Notes by Michael Nielsen, based on a problem posed by Jonathan Blow in a Twitter update on May 26, 2014. These notes were last updated on May 29, 2014.

The original problem posed by Jonathan Blow: what is the area of an ellipse when projected onto a screen?

More precisely, suppose we have the following configuration:

What is the area of the projection of the ellipse, expressed in terms of data defining the original ellipse and the screen? Note that we make no special assumptions about the relationship between the screeen and the axes or placement of the ellipse, despite what my crude picture may suggest.

To attack this problem I shall first give a general integral formula
that holds for the area of *any* planar shape when it is
projected onto a screen. We will then see how this formula simplifies
for the special case when the planar shape is an ellipse.

We shall use a Cartesian co-ordinate system, $(x, y, z)$.

Without loss of generality, we may assume the camera is placed at the origin, $0$.

We'll choose the orientation of the axes so the screen is defined by the equation $x = X$, for some constant $X$. That is, the screen is parallel to the $yz$-plane, but $X$ units along the $x$ axis. It will also be convenient to assume $X > 0$ (this helps get rid of some otherwise slightly annoying sign problems).

For the special case of an ellipse, let $\vec c = (c_x, c_y, c_z)$ define the center of the ellipse. Let $\vec a = (a_x, a_y, a_z)$ and $\vec b = (b_x, b_y, b_z)$ be vectors orthonormal to one another and defining the axes of the ellipse. The locus of the ellipse is then defined to be points of the form

\begin{eqnarray} \nonumber \vec c + \alpha \vec a + \beta \vec b \end{eqnarray}

where

\begin{eqnarray} \nonumber \frac{\alpha^2}{A^2} + \frac{\beta^2}{B^2} = 1, \end{eqnarray}

$A$ and $B$ are the lengths of the respective axes of the
ellipse, $\alpha$ ranges over $[-A, A]$, and $\beta$ ranges over $[-B,
B]$. We'll actually be most interested in the points *inside*
this region, parameterized by $\alpha$ and $\beta$ satisfying

\begin{eqnarray} \nonumber \frac{\alpha^2}{A^2} + \frac{\beta^2}{B^2} \leq 1.\end{eqnarray}

In particular, it will help to remember that for any given $\alpha$, $\beta$ may range over $-B\sqrt{1-\alpha^2/A^2}$ to $B\sqrt{1-\alpha^2/A^2}$.

.For a general planar shape, we will let $\vec c$ be any point in the plane of the shape, and let $\vec a$ and $\vec b$ be orthonormal axes for the plane of the shape. It will be convenient to write points in the shape in the form $\vec c + \alpha \vec a + \beta \vec b$, and thus to regard the shape as being defined by some region in $\alpha\beta$ space.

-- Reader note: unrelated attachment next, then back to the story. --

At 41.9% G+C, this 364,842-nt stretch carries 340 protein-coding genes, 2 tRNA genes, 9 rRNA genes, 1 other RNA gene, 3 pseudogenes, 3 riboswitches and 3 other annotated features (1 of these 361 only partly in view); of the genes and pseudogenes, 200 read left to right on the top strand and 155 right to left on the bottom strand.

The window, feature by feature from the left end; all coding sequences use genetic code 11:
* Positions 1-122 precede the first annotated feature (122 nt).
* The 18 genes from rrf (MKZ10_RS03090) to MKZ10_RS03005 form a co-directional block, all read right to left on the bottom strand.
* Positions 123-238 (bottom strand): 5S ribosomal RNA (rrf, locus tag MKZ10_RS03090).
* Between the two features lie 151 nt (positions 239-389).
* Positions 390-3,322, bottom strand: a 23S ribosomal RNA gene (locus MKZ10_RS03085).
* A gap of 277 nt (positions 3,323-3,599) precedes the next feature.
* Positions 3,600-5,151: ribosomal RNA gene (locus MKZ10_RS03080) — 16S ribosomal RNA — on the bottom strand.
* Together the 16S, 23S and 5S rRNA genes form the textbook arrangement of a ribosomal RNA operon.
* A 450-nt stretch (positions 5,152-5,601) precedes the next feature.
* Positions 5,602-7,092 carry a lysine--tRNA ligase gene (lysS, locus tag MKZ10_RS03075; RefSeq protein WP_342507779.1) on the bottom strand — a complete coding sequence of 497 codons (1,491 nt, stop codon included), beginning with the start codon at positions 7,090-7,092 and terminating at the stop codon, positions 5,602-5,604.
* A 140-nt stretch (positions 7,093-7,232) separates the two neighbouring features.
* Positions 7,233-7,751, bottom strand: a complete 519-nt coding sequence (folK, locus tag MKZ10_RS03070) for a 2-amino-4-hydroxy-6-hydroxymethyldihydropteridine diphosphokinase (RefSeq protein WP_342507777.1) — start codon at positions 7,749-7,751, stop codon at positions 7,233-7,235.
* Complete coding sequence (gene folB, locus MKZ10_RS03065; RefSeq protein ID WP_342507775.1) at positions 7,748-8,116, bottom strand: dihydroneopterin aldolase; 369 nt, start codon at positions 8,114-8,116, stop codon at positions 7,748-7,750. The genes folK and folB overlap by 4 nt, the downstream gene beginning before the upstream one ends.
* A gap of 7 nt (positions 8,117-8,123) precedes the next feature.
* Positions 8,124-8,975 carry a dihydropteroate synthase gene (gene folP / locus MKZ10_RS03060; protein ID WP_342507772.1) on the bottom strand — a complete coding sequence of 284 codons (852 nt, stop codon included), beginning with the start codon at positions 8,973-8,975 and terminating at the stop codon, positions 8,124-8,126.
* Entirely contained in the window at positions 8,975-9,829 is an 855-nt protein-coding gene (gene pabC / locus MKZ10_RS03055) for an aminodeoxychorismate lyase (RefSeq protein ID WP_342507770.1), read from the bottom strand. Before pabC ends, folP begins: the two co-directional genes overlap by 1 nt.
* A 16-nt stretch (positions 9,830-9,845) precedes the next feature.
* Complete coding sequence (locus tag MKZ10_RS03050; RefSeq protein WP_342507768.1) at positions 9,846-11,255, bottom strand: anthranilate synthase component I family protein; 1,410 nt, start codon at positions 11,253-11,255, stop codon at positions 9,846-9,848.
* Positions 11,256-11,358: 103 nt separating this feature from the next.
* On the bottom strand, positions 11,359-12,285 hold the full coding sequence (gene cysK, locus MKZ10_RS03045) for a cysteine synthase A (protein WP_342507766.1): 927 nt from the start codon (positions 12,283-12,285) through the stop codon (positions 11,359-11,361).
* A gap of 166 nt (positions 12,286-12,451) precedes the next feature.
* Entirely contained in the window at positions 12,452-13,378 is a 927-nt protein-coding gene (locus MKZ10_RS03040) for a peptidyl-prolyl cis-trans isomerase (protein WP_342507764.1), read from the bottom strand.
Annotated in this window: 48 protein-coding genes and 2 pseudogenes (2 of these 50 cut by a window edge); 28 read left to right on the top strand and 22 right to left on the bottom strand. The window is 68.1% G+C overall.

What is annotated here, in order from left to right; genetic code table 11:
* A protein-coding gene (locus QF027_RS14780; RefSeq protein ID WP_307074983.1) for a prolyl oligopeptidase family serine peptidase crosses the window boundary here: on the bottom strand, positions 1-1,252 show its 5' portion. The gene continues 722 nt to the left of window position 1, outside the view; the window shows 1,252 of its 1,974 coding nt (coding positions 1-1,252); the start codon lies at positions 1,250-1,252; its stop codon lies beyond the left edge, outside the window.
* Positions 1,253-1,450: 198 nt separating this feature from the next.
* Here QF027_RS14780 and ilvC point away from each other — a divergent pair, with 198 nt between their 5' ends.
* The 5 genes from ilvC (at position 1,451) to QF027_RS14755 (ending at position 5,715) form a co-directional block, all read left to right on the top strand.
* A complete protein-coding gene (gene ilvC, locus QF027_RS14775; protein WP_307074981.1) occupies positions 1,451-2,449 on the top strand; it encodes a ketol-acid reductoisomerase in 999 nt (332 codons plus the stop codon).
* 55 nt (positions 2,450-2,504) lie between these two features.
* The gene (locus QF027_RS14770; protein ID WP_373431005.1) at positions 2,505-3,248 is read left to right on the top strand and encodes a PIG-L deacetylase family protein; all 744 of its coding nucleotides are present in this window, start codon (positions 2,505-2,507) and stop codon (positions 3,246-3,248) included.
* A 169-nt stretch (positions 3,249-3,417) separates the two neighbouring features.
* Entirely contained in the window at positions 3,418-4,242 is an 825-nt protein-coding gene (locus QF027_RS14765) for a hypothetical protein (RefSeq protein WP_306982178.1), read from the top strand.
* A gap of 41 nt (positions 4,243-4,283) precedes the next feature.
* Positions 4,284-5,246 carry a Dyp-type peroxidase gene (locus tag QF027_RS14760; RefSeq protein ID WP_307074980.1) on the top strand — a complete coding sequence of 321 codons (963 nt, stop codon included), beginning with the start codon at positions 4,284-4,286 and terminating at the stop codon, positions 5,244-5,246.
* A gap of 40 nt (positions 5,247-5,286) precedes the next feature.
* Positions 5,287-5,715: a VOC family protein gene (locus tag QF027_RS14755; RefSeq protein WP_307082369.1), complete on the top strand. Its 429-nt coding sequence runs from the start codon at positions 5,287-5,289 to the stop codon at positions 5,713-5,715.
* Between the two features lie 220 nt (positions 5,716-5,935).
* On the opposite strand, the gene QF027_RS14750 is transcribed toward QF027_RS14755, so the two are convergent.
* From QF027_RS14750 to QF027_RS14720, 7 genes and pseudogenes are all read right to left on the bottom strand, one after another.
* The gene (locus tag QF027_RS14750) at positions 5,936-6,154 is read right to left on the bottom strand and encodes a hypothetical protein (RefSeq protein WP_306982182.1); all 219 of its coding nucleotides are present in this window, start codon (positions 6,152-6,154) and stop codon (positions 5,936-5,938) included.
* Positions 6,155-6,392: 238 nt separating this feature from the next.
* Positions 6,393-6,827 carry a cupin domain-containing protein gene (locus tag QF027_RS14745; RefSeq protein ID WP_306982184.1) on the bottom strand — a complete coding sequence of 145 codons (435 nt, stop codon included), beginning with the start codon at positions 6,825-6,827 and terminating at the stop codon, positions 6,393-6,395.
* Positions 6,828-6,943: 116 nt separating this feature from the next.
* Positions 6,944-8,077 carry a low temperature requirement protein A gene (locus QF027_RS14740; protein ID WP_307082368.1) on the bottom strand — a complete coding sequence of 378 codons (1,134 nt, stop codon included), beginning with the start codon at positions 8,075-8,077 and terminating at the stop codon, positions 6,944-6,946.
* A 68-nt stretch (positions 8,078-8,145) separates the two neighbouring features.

Finally, it will be convenient to define $\vec n = \vec a \times \vec b$, a unit vector normal to the plane of the shape.

The area of the projected shape is given by the beautiful formula:

\begin{eqnarray} \mbox{Projected area} = X^2 |\vec n \cdot \vec c| \int \int \frac{d \alpha \, d\beta}{x^3}. \end{eqnarray}

Here, $x = x(\alpha, \beta) = c_x + \alpha a_x + \beta b_x$ is the $x$ co-ordinate, expressed in terms of the $\alpha\beta$ parameterization. The integral is over all $\alpha \beta$ parameters inside the shape.

Note also that $|\vec n \cdot \vec c|$ has a natural geometric interpretation as the product of the shortest distance from the origin to the plane of the shape with the cosine of the angle between the screen and the shape.

The formula above is not obvious, at least to me, and was obtained only after some extended work, which I won't (yet) reproduce here. I've checked the work, but it ideally should be checked by another person. If there's sufficient interest, I'll write out the proof.

The formula can sometimes be simplified substantially when the type of shape is known. We'll look below at what simplifications are possible for the special case of an ellipse.

First, thought, to build confidence in the correctness of Equation (1), we'll look at two simple cases where we know the answer in advance, and see that (1) reduces to the known answer.

Suppose we have a shape which is *parallel* to the screen,
and at a distance $d$. Then we expect that projecting it onto the
screen will simply rescale the shape by a factor $X/d$ in both linear
dimensions, and so the projected area should be a factor $X^2 / d^2$
smaller than the original area. Let's now check that this follows
from Equation (1).

To do this, note first that $|\vec n \cdot \vec c|$ will just be the distance to the shape, $d$, since the shape and the screen are parallel. Furthermore, $x = d$ for all points inside the shape. So (1) becomes:

\begin{eqnarray} \nonumber \mbox{Projected area} = X^2 d \int \int \frac{d \alpha \, d\beta}{d^3}. \end{eqnarray}

$1/d^3$ is a constant, and so can be pulled outside the front of the integral. The remaining integral $\int \int d\alpha \, d\beta$ is, of course, just the original area of the shape. And so the formula becomes